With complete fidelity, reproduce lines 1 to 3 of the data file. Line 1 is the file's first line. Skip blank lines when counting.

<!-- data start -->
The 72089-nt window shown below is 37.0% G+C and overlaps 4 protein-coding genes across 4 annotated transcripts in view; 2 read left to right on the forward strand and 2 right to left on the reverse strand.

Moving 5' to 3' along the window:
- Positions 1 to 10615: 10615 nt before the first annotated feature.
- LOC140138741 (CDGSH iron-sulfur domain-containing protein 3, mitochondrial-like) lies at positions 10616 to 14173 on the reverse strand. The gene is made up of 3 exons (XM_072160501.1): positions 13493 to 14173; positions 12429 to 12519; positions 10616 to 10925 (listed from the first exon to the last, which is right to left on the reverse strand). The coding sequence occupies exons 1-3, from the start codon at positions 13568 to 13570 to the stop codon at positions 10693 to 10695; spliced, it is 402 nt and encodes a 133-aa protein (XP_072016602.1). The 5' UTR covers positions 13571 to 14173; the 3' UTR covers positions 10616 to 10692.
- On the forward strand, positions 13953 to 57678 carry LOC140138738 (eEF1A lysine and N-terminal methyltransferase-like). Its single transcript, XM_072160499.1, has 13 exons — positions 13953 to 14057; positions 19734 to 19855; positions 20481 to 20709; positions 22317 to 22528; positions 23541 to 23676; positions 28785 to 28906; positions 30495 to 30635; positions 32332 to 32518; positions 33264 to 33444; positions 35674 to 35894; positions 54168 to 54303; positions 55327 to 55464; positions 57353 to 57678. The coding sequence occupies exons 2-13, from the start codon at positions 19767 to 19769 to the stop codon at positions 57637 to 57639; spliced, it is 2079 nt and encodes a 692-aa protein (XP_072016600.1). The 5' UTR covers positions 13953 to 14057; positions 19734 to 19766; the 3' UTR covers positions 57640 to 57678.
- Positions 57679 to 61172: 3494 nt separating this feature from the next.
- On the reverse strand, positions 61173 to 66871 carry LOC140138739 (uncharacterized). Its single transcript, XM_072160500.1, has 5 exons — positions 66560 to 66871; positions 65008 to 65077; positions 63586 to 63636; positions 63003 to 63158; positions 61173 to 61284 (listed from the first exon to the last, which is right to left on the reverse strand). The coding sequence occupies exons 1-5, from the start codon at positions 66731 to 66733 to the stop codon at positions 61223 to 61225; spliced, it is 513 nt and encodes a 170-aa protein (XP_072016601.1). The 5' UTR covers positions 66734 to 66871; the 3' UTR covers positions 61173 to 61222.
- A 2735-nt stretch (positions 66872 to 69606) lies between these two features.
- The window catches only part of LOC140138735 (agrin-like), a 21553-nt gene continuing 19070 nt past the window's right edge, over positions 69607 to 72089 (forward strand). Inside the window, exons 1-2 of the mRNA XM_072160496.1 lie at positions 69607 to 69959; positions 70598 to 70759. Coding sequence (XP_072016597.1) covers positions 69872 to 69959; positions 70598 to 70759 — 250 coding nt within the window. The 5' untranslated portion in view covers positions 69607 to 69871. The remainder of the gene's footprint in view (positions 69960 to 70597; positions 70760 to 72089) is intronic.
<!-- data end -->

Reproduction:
The 72089-nt window shown below is 37.0% G+C and overlaps 4 protein-coding genes across 4 annotated transcripts in view; 2 read left to right on the forward strand and 2 right to left on the reverse strand.

Moving 5' to 3' along the window:
- Positions 1 to 10615: 10615 nt before the first annotated feature.